To disconnect from the system in graphical mode, you need to close all terminal windows and other applications. After that, hit the logout icon or findin the menu. Closing everything is not really necessary, and the system can do this for you, but session management might put all currently open applications back on your screen when you connect again, which takes longer and is not always the desired effect. However, this behavior is configurable.
When you see the login screen again, asking to enter user name and password, logout was successful.
|Gnome or KDE?|
We mentioned both the Gnome and KDE desktops already a couple of times. These are the two most popular ways of managing your desktop, although there are many, many others. Whatever desktop you chose to work with is fine - as long as you know how to open a terminal window. However, we will continue to refer to both Gnome and KDE for the most popular ways of achieving certain tasks.
You know you're in text mode when the whole screen is black, showing (in most cases white) characters. A text mode login screen typically shows some information about the machine you are working on, the name of the machine and a prompt waiting for you to log in:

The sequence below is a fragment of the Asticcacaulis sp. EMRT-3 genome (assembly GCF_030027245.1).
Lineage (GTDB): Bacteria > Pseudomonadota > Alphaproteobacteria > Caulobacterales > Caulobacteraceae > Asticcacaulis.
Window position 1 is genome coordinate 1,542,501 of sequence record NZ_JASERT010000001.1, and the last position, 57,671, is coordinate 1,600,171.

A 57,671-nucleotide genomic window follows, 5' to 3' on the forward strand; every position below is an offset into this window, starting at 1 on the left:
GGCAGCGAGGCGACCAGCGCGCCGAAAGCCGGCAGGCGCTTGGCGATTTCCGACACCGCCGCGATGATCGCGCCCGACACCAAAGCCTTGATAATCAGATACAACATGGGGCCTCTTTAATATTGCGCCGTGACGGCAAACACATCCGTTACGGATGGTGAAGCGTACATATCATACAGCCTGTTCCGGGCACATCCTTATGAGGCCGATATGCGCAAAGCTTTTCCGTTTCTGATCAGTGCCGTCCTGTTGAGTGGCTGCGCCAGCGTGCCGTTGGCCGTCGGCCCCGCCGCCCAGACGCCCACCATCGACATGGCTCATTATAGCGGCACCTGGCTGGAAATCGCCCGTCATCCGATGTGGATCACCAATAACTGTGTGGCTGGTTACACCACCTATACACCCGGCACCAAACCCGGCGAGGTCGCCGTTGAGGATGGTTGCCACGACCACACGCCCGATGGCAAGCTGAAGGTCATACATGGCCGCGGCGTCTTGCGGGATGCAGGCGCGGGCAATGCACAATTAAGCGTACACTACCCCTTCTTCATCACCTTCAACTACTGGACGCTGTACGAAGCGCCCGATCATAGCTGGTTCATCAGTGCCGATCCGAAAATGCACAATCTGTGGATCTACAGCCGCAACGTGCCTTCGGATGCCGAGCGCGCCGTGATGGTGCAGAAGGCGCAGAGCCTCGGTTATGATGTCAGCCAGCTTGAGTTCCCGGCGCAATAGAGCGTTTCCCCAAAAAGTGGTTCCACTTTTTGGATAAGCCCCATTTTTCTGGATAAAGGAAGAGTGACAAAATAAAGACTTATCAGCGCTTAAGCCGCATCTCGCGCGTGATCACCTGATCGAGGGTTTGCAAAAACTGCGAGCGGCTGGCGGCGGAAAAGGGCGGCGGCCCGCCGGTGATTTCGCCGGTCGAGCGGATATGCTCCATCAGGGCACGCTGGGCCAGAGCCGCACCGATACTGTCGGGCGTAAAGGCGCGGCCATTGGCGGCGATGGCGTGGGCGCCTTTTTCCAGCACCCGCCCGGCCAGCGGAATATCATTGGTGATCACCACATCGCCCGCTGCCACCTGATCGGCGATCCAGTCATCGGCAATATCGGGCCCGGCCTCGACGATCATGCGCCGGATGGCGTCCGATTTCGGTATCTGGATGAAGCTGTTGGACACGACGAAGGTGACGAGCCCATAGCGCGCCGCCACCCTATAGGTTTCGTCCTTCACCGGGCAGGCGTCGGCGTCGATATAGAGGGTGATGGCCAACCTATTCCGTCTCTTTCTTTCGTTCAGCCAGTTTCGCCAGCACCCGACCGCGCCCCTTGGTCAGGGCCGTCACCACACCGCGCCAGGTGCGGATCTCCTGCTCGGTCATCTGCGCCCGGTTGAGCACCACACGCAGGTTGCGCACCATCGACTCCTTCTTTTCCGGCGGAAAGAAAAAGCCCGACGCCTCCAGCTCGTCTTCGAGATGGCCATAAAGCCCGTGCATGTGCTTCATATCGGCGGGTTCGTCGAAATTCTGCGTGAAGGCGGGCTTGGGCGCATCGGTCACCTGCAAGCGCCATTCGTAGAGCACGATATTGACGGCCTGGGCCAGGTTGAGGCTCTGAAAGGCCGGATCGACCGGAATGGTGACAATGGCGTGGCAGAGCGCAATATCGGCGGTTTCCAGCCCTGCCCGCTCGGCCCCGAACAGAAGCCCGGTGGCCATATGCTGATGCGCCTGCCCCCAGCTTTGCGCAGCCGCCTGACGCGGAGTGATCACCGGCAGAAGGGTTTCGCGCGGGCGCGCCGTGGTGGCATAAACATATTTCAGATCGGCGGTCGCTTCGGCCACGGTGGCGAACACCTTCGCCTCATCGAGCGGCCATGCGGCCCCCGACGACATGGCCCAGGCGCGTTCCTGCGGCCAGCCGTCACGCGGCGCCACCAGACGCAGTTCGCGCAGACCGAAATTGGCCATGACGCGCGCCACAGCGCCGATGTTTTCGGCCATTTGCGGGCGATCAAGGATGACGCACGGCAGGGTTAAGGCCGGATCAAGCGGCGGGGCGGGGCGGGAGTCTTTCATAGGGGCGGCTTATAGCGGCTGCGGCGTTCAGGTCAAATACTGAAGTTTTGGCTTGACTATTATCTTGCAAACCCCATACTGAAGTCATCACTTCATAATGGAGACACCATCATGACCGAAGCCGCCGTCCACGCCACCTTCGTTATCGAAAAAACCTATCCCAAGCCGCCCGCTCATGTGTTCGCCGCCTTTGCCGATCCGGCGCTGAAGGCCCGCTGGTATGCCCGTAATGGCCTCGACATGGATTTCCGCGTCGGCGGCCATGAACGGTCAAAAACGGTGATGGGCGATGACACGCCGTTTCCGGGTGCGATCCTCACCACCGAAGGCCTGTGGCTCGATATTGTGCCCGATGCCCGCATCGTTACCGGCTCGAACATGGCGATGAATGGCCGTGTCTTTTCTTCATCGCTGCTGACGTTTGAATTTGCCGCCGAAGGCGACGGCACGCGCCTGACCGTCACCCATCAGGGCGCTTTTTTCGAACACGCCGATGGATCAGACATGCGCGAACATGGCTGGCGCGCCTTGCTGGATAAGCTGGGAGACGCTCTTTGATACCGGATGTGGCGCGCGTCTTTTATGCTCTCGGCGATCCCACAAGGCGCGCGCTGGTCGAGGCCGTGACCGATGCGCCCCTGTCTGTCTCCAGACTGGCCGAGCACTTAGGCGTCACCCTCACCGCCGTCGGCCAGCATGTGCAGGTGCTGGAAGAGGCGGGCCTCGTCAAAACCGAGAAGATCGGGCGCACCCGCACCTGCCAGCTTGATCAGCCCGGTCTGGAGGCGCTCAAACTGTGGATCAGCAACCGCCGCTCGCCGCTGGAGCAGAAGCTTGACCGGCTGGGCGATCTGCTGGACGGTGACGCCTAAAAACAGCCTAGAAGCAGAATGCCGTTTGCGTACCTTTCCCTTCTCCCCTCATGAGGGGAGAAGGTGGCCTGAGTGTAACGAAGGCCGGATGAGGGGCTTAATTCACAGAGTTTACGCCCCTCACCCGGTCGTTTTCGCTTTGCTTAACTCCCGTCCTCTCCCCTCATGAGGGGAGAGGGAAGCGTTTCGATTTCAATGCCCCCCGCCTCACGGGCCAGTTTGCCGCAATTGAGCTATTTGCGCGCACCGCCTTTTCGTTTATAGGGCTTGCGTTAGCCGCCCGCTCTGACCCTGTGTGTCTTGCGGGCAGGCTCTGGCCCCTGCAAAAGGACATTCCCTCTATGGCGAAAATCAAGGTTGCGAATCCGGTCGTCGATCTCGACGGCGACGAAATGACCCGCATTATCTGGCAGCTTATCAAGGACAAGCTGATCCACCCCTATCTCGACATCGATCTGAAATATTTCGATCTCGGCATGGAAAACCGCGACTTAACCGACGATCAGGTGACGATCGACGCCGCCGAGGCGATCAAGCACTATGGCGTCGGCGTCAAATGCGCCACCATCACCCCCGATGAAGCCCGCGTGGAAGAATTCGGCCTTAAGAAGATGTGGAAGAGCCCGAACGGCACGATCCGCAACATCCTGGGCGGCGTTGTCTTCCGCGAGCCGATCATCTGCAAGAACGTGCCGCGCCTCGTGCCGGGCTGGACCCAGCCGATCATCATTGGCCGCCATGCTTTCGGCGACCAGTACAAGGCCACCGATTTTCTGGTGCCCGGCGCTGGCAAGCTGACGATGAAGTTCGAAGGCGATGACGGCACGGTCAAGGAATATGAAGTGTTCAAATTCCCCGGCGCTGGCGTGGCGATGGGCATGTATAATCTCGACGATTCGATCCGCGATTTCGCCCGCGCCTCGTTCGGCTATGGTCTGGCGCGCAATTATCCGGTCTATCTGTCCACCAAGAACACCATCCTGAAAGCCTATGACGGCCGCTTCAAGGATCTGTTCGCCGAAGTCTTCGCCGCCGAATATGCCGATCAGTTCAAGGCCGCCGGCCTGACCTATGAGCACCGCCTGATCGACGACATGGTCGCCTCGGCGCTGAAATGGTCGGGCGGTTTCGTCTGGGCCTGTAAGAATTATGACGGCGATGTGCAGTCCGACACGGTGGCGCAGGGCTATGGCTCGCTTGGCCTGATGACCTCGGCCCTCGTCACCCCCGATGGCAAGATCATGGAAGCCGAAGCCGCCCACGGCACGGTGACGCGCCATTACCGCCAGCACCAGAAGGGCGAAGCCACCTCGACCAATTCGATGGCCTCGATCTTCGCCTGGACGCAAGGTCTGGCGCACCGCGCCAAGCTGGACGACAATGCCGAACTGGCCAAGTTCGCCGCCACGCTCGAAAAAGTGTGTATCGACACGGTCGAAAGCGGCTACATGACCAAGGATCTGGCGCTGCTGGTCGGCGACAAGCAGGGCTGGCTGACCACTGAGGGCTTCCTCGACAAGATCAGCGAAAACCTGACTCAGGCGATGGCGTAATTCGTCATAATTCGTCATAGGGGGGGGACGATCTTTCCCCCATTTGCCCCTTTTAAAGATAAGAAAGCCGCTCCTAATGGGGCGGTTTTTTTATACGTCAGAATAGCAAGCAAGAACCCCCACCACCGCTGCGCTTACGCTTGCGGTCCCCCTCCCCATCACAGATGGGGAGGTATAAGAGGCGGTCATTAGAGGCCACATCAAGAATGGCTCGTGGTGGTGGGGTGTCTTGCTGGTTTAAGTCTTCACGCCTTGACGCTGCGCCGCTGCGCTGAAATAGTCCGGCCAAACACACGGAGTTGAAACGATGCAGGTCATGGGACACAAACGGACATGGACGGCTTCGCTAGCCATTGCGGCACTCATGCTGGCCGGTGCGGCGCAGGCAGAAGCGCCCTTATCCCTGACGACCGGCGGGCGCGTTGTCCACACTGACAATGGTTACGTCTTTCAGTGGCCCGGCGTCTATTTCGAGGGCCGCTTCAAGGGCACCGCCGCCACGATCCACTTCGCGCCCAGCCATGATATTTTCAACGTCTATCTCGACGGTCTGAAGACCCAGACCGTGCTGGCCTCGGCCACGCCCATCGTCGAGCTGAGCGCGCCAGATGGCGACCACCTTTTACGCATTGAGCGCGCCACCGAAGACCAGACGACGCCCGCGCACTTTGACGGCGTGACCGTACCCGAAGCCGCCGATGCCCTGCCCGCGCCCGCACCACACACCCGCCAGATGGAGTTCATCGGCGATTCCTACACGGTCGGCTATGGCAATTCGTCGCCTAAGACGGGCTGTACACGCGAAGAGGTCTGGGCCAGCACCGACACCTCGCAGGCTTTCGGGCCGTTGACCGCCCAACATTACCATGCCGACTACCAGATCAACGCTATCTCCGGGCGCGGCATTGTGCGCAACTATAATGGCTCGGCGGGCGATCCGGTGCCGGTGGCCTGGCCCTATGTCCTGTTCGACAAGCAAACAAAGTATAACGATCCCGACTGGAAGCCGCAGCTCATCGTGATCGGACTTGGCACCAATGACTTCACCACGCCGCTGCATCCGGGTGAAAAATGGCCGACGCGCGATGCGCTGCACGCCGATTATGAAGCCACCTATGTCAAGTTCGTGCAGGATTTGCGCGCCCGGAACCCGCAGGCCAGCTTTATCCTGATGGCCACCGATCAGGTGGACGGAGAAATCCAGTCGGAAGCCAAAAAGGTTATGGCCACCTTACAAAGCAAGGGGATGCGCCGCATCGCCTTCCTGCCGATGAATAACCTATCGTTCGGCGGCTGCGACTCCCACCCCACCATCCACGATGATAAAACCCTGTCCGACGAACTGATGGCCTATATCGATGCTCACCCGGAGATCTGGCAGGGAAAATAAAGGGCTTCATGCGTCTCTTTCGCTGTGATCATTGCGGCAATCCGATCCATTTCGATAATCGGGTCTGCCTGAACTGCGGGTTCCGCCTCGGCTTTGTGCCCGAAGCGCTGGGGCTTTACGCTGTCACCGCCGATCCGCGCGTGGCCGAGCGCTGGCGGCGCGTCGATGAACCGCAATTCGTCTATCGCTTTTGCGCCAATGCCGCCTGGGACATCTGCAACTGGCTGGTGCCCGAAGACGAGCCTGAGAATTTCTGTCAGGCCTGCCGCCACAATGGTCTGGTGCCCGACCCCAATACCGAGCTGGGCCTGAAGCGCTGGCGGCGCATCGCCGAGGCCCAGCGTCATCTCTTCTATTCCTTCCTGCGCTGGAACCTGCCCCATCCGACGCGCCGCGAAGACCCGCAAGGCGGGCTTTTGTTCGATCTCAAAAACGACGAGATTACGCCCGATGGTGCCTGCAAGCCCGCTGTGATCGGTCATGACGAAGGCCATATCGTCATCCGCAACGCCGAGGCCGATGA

RedHat Linux Release 8.0 (Psyche) blast login: _
The login is different from a graphical login, in that you have to hit the Enter key after providing your user name, because there are no buttons on the screen that you can click with the mouse. Then you should type your password, followed by another Enter. You won't see any indication that you are entering something, not even an asterisk, and you won't see the cursor move. But this is normal on Linux and is done for security reasons.
When the system has accepted you as a valid user, you may get some more information, called the message of the day, which can be anything. Additionally, it is popular on UNIX systems to display a fortune cookie, which contains some general wise or unwise (this is up to you) thoughts. After that, you will be given a shell, indicated with the same prompt that you would get in graphical mode.
|Don't log in as root|
Also in text mode: log in as root only to do setup and configuration that absolutely requires administrator privileges, such as adding users, installing software packages, and performing network and other system configuration. Once you are finished, immediately leave the special account and resume your work as a non-privileged user. Alternatively, some systems, like Ubuntu, force you to use sudo, so that you do not need direct access to the administrative account.
Logging out is done by entering the logout command, followed by Enter. You are successfully disconnected from the system when you see the login screen again.
|The power button|
While Linux was not meant to be shut off without application of the proper procedures for halting the system, hitting the power button is equivalent to starting those procedures on newer systems. However, powering off an old system without going through the halting process might cause severe damage! If you want to be sure, always use theoption when you log out from the graphical interface, or, when on the login screen (where you have to give your user name and password) look around for a shutdown button.
Now that we know how to connect to and disconnect from the system, we're ready for our first commands.